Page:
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New Vaccine Could Lower Cholesterol Levels: Here's The Difference Between Good And Bad Cholesterol

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A new vaccine shows promise in lowering the body's bad cholesterol. Researchers suggest that the vaccine might be more effective in preventing high cholesterol levels than statins alone.

The vaccine specifically targets the protein PCSK9 which helps the body break down receptors that cholesterol binds to once it's eliminated from the body. This protein regulates the amount of cholesterol in the bloodstream.

In 2015, the U.S. Food and Drug Administration (FDA) approved two new PCSK9-inhibitor drugs namely alirocumab and evolocumab. These drugs are more effective than statins but are quite pricey. Though statins are still widely prescribed, they do not work for everyone.

In the study published in the journal Vaccine, researchers from the University of New Mexico and the National Institutes of health in the United States developed the vaccine which dramatically lowered low-density lipoprotein (LDL) in mice and macaques monkeys.

Lipoproteins are molecules that carry cholesterol in the blood. Since cholesterol can't be dissolved in blood, lipoproteins help in the transport of cholesterol in the body. The two types of cholesterol carriers are low-density lipoprotein (LDL) and high-density lipoprotein (HDL).  

So what is the difference between good and bad cholesterol in the body? LDL is dubbed as the "bad cholesterol" because it contributes to plaques that attach to the walls of the arteries. When there is more cholesterol than what the body needs, they are left circulating in the blood.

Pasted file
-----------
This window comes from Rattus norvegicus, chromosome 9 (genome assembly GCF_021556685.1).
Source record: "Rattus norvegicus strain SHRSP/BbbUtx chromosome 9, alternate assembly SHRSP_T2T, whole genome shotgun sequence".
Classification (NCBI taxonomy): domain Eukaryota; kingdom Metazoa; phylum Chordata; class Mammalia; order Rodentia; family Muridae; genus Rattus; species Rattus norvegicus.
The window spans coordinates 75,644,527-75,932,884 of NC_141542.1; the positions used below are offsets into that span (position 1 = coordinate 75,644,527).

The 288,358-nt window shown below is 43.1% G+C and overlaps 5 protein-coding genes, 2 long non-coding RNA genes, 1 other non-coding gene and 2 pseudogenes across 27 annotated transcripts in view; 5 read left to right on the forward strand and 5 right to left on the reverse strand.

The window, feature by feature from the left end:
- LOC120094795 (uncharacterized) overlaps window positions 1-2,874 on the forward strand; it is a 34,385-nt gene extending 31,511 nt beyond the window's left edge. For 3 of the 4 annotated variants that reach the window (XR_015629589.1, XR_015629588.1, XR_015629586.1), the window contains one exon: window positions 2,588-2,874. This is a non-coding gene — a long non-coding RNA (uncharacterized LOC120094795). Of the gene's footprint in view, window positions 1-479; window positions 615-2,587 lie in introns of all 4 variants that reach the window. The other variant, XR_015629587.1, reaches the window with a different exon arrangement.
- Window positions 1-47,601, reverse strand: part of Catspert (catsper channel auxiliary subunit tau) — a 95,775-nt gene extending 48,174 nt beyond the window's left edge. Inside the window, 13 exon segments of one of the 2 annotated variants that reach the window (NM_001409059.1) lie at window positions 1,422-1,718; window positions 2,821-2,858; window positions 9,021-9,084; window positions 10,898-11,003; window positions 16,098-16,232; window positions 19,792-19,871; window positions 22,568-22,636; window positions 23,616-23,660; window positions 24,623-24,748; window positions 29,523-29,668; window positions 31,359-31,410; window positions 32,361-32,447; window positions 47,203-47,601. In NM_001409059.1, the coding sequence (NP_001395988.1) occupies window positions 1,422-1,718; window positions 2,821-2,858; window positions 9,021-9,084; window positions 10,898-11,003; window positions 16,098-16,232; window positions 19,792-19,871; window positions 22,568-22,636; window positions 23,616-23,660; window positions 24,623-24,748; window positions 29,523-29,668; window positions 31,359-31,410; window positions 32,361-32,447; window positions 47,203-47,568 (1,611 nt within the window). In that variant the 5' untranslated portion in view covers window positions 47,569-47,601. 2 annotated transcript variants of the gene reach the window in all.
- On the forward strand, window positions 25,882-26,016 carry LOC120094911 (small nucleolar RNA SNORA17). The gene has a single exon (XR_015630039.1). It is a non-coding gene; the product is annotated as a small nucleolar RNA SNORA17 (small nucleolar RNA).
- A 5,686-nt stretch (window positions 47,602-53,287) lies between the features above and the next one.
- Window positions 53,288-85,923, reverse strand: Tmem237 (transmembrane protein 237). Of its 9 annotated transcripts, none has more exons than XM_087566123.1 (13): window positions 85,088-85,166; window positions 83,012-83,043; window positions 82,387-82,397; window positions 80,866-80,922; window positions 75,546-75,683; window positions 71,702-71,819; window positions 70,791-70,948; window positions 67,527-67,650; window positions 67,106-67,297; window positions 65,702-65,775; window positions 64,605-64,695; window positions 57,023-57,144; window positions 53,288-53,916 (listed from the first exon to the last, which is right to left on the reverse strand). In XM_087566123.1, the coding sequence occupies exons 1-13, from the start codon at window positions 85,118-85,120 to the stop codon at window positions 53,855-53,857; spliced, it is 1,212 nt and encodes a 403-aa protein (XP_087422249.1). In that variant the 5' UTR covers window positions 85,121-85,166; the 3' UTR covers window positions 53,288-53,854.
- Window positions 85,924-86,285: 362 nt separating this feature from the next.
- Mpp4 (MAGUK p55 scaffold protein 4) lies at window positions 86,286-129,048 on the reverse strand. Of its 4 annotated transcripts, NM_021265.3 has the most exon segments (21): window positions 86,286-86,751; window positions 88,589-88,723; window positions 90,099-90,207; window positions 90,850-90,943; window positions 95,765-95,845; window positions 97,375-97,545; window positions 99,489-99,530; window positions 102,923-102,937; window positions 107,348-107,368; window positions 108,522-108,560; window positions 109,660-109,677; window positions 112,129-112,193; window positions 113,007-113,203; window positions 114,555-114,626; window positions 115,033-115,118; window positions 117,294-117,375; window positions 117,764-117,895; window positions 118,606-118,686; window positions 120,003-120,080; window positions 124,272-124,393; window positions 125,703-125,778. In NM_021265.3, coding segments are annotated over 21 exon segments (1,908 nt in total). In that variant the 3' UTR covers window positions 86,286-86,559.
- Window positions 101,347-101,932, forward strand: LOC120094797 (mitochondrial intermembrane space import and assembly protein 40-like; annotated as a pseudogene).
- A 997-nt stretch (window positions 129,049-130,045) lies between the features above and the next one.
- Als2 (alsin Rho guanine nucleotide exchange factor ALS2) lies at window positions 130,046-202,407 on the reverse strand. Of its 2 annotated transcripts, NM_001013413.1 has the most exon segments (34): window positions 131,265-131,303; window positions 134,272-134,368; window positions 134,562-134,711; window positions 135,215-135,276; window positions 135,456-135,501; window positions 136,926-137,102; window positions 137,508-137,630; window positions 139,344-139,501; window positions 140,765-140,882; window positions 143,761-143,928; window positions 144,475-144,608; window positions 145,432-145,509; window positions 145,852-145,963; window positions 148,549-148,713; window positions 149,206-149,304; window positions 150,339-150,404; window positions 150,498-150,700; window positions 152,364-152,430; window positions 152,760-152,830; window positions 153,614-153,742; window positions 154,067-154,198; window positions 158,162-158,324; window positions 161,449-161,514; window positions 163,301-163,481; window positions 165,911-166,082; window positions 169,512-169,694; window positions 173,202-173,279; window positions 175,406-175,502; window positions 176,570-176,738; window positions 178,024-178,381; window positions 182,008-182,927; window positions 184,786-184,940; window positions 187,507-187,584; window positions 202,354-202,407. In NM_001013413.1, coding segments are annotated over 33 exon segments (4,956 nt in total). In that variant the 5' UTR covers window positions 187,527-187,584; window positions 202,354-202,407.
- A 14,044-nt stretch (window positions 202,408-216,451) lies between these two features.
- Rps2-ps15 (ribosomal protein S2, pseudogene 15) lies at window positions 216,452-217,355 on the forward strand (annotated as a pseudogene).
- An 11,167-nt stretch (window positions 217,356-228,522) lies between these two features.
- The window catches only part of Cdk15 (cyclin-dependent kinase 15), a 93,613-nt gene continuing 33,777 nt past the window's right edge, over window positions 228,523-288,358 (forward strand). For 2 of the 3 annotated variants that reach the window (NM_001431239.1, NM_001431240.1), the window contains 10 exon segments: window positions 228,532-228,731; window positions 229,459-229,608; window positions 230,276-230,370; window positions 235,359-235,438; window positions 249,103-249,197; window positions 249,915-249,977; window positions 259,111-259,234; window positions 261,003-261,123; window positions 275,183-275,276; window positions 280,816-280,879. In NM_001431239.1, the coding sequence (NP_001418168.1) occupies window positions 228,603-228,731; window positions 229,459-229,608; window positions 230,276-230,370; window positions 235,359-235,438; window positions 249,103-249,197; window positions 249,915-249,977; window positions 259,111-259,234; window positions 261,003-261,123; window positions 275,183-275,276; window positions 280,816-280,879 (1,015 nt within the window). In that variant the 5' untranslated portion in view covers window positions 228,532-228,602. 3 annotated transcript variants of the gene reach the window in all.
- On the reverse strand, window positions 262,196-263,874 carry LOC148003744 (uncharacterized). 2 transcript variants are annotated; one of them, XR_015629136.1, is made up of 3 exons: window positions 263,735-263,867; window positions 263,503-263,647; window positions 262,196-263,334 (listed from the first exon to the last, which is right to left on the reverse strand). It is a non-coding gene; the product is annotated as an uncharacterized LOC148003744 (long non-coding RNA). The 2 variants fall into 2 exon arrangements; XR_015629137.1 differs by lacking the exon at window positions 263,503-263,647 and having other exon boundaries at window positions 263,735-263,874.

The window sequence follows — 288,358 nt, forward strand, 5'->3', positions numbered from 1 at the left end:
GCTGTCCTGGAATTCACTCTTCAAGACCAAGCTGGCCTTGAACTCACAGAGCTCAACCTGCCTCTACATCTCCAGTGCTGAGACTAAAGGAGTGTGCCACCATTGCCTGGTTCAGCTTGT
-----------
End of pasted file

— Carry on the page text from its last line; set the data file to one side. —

These molecules gradually deposit around the walls of arteries, narrowing the passageway of blood. Such deposits can contribute to atherosclerosis and increased risk of cardiovascular problems, specifically coronary artery disease.

On the other hand, HDL is known as the "good cholesterol" because it targets the LDLs attached to the walls of the arteries. Known as cholesterol scavengers, they pick up circulating LDLs and those attached to arterial walls and bring them to the liver to be broken down.

When there is an increased level of HDL in the body, LDL levels are lowered. According to experts, HDL should be at least 60 mg/dL and above. HDL levels can be increased by lifestyle changes. Quitting smoking, losing weight, engaging in exercise, limiting alcohol intake and choosing healthier fats are some measures that can promote higher HDL levels.

The U.S. Centers for Disease Control and Prevention (CDC) recommends having regular cholesterol monitoring for adults. Tthose who are 20 years old and above, can undergo a blood test every five years. However, those who are at higher risk should have themselves tested more often.

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